We hear it in Luke’s gospel. This lovely scene recorded alone by the gospel of Luke. . . . We don’t really know how pregnant Mary is at the time. It’s in Elizabeth’s sixth month that Mary is visited and asked to believe herself a part of the most impossible to believe. At some point after that, Mary scurries away. I wonder how long the trek took her – a week or two traveling to the hill country. . . . We don’t really know why she went. Was she trying to escape what most certainly would have been a lot of doubt-filled, shaming stares? Did her parents send her away, as used to be the case with so many other unwed teens? Maybe Mary was afraid to face Joseph so she split. Or did she just need time to herself to process how all this could be? Even the most certain among us second-guesses God’s mysterious ways now and again. . . . One commentator has suggested that Mary needed a little affirmation and went with haste to see the miracle of her old Aunt Elizabeth’s big belly (Feasting on the Word, Michael S. Bennett, p.94). The baby in Elizabeth’s barren womb was proof indeed that the God enlisting Mary in this most marvelous plan was the One able to turn the whole world upside-down until at last it all would be re-set aright.

It is wise old Elizabeth who hallows Mary first. When Elizabeth heard Mary had arrived, the one to be called John went crazy kicking in his mother’s womb. Elizabeth broke out into her own proclamation: “Blessed! Blessed are you! And blessed indeed is the little one growing in you, Mary! . . . Blessed is she who believed! (Luke 1:42-45). Maybe Mary had been rehearsing her song the whole trek long. I know a lot of us need to believe the mother of our Lord never wavered. Others of us take comfort in the plausibility that Mary’s own belief needs Elizabeth’s insistence. Kinda like all of us need now and again. Believe. . . . Believe in the goodness of God. In the favor God has for us. In the mercy God is that causes God to turn upside-down the wrongs of this world until it is re-set aright. . . . To believe that even what seems the most impossible is not beyond the possibility of our God.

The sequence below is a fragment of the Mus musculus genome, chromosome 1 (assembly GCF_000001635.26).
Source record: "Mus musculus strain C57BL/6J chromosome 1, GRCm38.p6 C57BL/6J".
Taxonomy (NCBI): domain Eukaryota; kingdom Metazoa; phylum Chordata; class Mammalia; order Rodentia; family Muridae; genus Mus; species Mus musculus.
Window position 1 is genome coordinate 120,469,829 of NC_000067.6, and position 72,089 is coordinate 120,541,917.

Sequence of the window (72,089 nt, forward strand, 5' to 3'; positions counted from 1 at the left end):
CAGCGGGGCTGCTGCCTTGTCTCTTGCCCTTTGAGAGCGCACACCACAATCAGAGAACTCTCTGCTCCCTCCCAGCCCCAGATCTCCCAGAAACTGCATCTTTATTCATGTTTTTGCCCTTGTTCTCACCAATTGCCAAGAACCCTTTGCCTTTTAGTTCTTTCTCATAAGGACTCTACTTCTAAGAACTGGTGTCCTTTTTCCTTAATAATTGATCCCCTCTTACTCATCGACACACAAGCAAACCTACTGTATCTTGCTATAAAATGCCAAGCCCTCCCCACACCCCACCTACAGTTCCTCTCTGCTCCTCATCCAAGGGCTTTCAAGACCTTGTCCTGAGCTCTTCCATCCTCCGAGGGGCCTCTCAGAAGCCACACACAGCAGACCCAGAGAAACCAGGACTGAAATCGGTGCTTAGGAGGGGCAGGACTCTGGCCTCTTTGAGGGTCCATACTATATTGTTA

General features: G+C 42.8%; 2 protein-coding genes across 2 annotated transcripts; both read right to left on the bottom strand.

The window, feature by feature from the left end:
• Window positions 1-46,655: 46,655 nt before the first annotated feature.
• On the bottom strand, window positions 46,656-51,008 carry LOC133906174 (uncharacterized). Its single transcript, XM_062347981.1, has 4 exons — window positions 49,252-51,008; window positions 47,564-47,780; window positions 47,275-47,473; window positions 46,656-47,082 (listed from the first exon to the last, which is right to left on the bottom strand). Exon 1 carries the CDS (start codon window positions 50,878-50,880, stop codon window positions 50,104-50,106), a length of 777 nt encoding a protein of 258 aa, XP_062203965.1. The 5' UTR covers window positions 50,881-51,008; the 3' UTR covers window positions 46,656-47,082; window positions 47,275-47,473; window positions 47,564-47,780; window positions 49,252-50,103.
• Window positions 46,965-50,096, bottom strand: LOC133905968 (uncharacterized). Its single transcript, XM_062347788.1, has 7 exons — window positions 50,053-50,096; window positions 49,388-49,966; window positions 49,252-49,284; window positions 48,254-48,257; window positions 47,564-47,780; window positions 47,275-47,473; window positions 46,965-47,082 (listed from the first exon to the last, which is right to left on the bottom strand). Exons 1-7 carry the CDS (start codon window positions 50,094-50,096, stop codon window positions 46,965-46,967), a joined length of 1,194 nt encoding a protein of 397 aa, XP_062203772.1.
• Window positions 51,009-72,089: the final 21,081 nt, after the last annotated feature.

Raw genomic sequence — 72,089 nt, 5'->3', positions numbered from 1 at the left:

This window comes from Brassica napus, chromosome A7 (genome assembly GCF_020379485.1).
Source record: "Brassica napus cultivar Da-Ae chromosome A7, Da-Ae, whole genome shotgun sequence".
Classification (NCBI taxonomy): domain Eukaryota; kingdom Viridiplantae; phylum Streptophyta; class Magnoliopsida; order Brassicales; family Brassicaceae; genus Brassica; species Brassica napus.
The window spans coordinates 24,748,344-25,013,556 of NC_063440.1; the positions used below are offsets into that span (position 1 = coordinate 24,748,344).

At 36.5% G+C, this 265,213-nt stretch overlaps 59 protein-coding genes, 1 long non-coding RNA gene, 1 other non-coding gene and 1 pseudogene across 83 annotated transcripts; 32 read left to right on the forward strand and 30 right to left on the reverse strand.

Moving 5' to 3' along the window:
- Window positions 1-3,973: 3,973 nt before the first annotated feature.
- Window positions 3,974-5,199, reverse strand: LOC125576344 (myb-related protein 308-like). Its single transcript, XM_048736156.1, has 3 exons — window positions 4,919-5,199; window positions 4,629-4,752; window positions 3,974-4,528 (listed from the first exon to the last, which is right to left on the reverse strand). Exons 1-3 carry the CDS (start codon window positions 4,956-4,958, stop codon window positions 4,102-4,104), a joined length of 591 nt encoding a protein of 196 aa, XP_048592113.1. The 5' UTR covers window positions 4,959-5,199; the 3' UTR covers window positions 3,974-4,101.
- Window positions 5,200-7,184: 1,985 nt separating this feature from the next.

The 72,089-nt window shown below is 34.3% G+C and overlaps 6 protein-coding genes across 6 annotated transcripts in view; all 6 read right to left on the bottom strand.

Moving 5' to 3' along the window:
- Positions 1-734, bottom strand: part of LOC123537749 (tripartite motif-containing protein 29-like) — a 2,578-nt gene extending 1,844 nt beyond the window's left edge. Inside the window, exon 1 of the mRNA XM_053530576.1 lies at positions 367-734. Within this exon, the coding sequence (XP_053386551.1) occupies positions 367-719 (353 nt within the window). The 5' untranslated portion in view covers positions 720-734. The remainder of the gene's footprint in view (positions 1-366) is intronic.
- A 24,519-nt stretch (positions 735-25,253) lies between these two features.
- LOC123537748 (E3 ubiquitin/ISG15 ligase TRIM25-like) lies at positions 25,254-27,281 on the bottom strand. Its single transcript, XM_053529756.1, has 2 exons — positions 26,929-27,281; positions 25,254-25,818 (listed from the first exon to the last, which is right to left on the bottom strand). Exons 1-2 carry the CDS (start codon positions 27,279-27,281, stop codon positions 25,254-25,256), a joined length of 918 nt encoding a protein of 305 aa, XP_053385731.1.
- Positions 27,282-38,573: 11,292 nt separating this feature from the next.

It’s our job, O church, to believe. With Elizabeth to proclaim – especially during this season. For a world of people still find themselves in darkness. So many are filled with unbelief: the circumstances of their lives clouding their spirits so they feel as if there is no hope. Even us who doubt along this path that can throw us such curvy, windy ways. . . . We all need each other to believe.

It might seem unlikely. All the evidence may point to the contrary. Still, we can believe. We must. Emmanuel . . . God is with us. For us. In us – forevermore.

May our spirits be ready with Mary to rejoice! Our souls all set to magnify! For the Mighty has done great things for us. The promise is fulfilled. . . . This Christmas, let us all believe!

In the name of the life-giving Father, the life-redeeming Son, and the life-sustaining Spirit, Amen.

© Copyright JMN – 2015  (All rights reserved.)


Shaking the Foundations

A Sermon for 13 December 2015 – Third Sunday of Advent

A reading from the gospel of Luke 3:7-18. Listen for God’s word to us.